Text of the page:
How what you do at home on your computer could land you in jail

A 29-year-old man has been jailed for hacking celebrities such as Jennifer Lawrence and sharing naked photos online.

Edward Majerczyk will spend nine months in jail for what was widely known as the fappening or celebgate.

Edward hacked several celebrities after tricking them into sharing passwords online.

The crime was committed from the comfort of his home in Chicago, Illinois.

His lawyer told the court that he stole the photos for his own "personal satisfaction and enjoyment" despite the pictures appearing on sites such as Reddit and 4Chan.

He is one of many young people who have found themselves behind bars because of what they've done online.


32 months in jail for pirating music

Kane Robinson didn't make money from his website, DancingJesus, claiming he shared leaked music to gain approval from other people online.

Kane was 26 when he was jailed for 32 months for piracy in November 2014 and was released after spending 11 months behind bars.

It was estimated he could have cost the music industry more than £240m with the website.

"It always makes me laugh when people emphasised in the news stories about me that I'd ran this whole thing from a bedroom on the north-east coast," Kane told Vice after his release.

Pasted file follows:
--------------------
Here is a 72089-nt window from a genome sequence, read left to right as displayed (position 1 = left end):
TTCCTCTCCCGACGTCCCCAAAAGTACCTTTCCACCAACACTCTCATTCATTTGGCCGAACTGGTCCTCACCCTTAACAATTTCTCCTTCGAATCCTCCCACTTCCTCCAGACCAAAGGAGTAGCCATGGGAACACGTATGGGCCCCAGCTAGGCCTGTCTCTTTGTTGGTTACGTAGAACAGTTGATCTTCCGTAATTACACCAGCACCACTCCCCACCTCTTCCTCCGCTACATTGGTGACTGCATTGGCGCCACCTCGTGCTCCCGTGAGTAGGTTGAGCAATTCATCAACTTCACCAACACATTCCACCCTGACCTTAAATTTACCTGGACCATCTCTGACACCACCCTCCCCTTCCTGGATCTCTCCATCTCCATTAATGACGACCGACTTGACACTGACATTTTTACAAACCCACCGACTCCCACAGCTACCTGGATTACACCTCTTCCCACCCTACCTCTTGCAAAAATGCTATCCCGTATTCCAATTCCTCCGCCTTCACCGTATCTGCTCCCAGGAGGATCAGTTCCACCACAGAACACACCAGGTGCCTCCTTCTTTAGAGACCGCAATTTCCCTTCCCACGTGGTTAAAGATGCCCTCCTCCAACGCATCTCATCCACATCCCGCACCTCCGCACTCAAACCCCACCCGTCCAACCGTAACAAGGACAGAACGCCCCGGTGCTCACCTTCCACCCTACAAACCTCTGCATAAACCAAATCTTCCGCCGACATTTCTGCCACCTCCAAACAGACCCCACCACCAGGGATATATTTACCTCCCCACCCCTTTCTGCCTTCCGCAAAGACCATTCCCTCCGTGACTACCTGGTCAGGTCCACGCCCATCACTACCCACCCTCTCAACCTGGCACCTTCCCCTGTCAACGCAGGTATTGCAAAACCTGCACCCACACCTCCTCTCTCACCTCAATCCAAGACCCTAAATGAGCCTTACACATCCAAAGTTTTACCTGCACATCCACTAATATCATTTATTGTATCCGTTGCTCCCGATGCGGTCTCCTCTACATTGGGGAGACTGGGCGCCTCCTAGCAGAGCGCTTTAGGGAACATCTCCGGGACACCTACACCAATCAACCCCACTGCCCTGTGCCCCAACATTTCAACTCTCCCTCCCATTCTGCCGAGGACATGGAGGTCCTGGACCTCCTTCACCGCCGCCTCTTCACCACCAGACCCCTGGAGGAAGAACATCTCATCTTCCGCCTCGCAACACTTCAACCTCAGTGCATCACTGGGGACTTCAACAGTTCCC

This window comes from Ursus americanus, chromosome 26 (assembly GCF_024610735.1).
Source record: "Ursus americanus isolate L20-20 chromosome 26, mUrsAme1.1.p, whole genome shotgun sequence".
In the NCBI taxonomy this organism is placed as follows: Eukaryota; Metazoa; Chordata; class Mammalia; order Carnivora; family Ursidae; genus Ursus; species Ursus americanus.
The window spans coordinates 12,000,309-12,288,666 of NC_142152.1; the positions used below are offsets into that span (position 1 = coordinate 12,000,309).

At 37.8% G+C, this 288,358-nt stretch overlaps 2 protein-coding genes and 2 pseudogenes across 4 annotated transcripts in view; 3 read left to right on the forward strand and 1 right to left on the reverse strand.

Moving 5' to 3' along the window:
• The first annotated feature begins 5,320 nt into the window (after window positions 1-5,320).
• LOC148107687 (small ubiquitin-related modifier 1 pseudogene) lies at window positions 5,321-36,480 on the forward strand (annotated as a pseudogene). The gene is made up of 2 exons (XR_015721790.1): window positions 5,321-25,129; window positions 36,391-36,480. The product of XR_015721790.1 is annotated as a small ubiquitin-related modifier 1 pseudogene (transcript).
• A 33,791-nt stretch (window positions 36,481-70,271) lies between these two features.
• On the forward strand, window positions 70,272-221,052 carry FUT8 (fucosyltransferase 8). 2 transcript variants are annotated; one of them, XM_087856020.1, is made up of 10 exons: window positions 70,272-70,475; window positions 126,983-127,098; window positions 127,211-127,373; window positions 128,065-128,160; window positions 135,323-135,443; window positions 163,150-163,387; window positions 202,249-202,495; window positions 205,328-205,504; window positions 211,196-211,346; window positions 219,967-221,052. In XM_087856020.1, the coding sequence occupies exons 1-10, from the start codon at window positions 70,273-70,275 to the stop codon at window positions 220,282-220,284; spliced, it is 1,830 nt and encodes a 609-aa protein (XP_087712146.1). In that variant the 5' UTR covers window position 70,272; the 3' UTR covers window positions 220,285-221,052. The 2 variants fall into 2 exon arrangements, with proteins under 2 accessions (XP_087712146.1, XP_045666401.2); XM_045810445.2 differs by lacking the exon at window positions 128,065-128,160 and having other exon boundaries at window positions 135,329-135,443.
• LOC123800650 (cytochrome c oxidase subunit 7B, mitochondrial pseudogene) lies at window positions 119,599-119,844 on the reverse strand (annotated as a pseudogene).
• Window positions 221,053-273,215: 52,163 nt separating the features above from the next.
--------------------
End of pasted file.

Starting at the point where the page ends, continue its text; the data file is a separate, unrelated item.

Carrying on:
"Where else am I gonna run a website from? You make a website at home."

His website never hosted illegal downloads, but he shared links he or other users had found elsewhere on more well known file-sharing sites.


12 weeks in jail for trolling

Isabella Sorley was sent to jail for 12 weeks in 2014 for sending abusive tweets to feminist campaigner, Caroline Criado-Perez.

Isabella says she sent the tweets when she was drunk and copying what she had seen other people say to Caroline online.

"I want to warn people about what happened to me, and hopefully through being known as a Twitter troll," Isabella told Newsbeat in 2014.

"I can help kids in the future not muck up their life the way I mucked up mine."

In 2015 it was estimated that five people a day were convicted for trolling others online.

In 2016, the Crown Prosecution Service advised that creating offensive hashtags or writing "grossly offensive" messages on Twitter could result in convictions.


18 months for sexting everyone in his phone contacts

Twenty-four-year-old Birmingham man Craig Evans was jailed for 18 months for sending a sexual message to every number on his phone.

Craig was dubbed "the unluckiest man in Britain" by some publications when his text incident was revealed in 2012.

He was using Blackberry's BBM service and was sent to jail because, as a swimming coach, he had the number of several underage girls in his contacts.

Online messaging services have improved greatly in the past five years.


(Facing) extradition to the US and 99 years in jail

Asperger's sufferer Lauri Love is currently facing being sent to America to stand trial for hacking data from Nasa, the US army and the FBI between 2012 and 2013.

A British court decided he should go to the US to face charges against him in September 2016.

Lauri had the data stored on a computer at his mum and dad's house in Suffolk.

He is appealing against the court's decision, claiming that American jails are not able to deal with prisoners who suffer from mental health issues.